weird chemical things.  He hadn't been in Damon's kitchen for twenty 
      minutes before we were talking as if we were already old buddies 
      picking up a conversation that had been going on for years.
           Harlan at that time was about 30, dressing and bullshitting like 
      the Hollywood star writer.  Dona was this tiny little 20 year old 
	groupie, or so it seemed until she opened her mouth and out came this 
      preternaturally powerful voice redolent of 50 year old sophistication 
	and speaking for someone who seemed about a thousand years older than 
           Instant fascination.  Unrequited love that would go on for years.  
           The beginning of the two longest friendships of my life.
           Instead of driving directly to San Francisco after Milford, he 
      passed through Los Angeles and looked up Ellison, who put him up at 
      his house for a week or so, persuaded him to try Los Angeles instead, 
      and found him an affordable studio apartment.
            I hadn't intended to stay more than a few days in Los Angeles.  
      I took a random exit on the Hollywood Freeway and called Harlan, the 
      only person I knew in LA.  He invited me to crash in his little house 
      up in Beverly Glen.  Before I quite knew what was happening, he was 
      persuading me to give LA a try, and finding me an apartment.  All in a 
           It couldn't have been a week after that when he asked to borrow 
      $2000, about half my net worth, this from a guy who was knocking down 
      a thousand a week on contract to Paramount.  Just for ten days, he 
      assured me.  How could I say no to a guy who had been so generous to 
           Thus began a weird pecuniary relationship that went on for years.  
      Harlan would borrow large sums from me for a week or two, pay them 
      back, borrow the bread again a week later.  The same few grand got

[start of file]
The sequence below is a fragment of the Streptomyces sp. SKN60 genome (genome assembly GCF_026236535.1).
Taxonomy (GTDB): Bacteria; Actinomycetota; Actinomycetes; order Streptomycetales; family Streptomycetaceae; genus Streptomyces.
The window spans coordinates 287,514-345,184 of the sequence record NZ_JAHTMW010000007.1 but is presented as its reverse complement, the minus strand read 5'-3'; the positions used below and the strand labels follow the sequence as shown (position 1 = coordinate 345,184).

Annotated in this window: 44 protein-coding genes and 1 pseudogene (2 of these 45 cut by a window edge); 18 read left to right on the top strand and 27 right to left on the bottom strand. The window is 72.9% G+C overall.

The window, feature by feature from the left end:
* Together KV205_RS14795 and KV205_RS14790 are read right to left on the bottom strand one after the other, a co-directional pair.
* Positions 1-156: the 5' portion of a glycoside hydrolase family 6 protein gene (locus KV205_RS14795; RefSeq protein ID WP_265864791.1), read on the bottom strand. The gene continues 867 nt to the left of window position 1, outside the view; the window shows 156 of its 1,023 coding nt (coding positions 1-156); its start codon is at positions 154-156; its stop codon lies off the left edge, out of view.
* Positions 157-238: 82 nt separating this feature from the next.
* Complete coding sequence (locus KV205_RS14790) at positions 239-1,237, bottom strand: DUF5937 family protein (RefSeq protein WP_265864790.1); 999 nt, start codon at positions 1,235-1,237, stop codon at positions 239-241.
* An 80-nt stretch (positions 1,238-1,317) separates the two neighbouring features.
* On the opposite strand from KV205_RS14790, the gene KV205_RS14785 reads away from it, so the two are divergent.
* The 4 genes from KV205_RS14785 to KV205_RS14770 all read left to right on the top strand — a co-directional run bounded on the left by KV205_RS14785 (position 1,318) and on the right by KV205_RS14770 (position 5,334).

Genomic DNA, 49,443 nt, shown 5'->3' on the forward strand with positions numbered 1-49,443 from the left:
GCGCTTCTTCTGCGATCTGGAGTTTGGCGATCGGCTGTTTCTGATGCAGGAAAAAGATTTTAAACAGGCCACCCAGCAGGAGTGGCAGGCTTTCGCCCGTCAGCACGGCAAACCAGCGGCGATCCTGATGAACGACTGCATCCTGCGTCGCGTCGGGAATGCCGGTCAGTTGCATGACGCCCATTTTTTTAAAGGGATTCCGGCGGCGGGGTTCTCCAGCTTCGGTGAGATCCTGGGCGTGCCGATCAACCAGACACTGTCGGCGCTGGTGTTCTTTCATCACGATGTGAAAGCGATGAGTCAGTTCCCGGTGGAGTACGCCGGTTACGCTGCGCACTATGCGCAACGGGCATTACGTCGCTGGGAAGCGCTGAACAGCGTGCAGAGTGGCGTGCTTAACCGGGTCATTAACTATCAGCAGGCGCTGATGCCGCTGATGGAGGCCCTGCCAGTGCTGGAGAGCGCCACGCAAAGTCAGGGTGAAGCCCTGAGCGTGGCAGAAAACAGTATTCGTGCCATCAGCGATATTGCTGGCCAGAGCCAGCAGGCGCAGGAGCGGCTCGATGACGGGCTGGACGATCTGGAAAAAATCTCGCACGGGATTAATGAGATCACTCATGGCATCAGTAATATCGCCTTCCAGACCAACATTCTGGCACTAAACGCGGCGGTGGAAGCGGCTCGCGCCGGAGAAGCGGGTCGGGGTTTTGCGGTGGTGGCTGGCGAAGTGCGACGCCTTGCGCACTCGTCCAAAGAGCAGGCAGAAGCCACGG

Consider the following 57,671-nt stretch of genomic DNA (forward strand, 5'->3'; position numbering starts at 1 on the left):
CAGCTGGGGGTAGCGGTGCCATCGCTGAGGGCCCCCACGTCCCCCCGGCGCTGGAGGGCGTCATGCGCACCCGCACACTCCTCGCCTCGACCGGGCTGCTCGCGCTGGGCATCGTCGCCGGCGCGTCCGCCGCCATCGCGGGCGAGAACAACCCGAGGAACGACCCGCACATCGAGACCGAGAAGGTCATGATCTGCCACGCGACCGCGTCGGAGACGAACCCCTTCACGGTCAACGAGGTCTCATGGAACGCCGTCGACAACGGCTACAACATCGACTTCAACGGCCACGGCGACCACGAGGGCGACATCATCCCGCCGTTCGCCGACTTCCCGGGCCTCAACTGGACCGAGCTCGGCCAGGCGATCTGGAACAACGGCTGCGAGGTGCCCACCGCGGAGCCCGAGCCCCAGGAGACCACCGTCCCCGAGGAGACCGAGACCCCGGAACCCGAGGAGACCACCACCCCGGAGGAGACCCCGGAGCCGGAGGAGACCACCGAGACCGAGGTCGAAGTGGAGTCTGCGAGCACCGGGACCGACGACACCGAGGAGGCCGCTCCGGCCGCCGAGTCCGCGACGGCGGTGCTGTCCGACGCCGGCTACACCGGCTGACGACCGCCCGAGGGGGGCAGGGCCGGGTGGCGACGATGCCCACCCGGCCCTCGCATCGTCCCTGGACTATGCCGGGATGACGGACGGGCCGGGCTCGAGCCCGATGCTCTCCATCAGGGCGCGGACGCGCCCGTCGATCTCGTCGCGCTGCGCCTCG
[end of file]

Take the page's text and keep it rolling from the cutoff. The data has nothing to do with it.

recycled over and over.  No matter how much money he made, Harlan had 
      the creative need to ride the edge of insolvency.  No matter how much 
      he borrowed, he always paid it back.
           He stayed in Los Angeles for about six months, where he wrote, 
      among other stories, the now-much-reprinted "Carcinoma Angels", the 
      very first story purchased for Harlan Ellison's landmark anthology 
      DANGEROUS VISIONS.  A previous attempt at a story for DANGEROUS 
      VISIONS turned into an outline for the novel THE MEN IN THE JUNGLE.  
      Doubleday gave him a contract and a modest advance, and he moved to 
      San Francisco to write it.
           Why did I leave Los Angeles after six months?
           Why did I stay that long?
           The Summer of Love, the Counterculture, might be two years in the 
      future on a mass level, but the tension between the Hip and the Square 
      from which it was to emerge was a very real identity crisis for a 
      young writer from Bohemia.
           I had made one life-long friend in Los Angeles, I had made the 
      stylistic breakthrough of "Carcinoma Angels" there, and the attempt to 
      write THE MEN IN THE JUNGLE, my take on Vietnam and professional 
      revolutionaries, as a novelette for DANGEROUS VISIONS had led to my 
      first hardcover contract, so I can't say the atmosphere wasn't 
      creative, but there didn't seem to be any there there.  No street 
      life.  No scene like the Village.     
           San Francisco, on the other hand, the chosen object of my odyssey 
      in the first place, was still mythical country, Kerouac's North Beach, 
      the Village West, the California capital of Hip.  Harlan's and Los 
      Angeles' distant disdain for the misty metropolis to the contrary, I 
      had to at least check it out myself, now didn't I?
            When I hit San Francisco, the first place I went was to Bruce 
	Britton's apartment, since I knew no one else in town.  Bruce being 
      Bruce, and as luck would have it, he and his wife were going to what 
	would be one of the historic parties of the decade that very night. 
           Yes, I spent my first night in San Francisco at Ken Kesey's very 
      first Acid Test blowout in the Seaman's hall, an event often 
      considered the birth of the Counterculture.  Thousands of stoned 
      people, loud music, acid in the punch, general frenzy, the whole tie-
      dyed ball of wax.  
           What a homecoming to the Hipster community!
           And yet....
           Fabulous North Beach proved to be an expensive bummer.  The Beat 
      Scene having turned it into a primo tourist attraction, the 
      authorities in their infinite wisdom figured all they had to do to 
      make it perfect was to get rid of the dirty beatniks who had made it 
      famous in the first place.  
           The result was a depressing mixture of high rent apartments, 
      plastic coffee houses and topless bars, and a Hip scene that had 
      followed the low rents elsewhere.
           Namely to the Haight.    
           In San Francisco, Spinrad lived on a street close by Buena Vista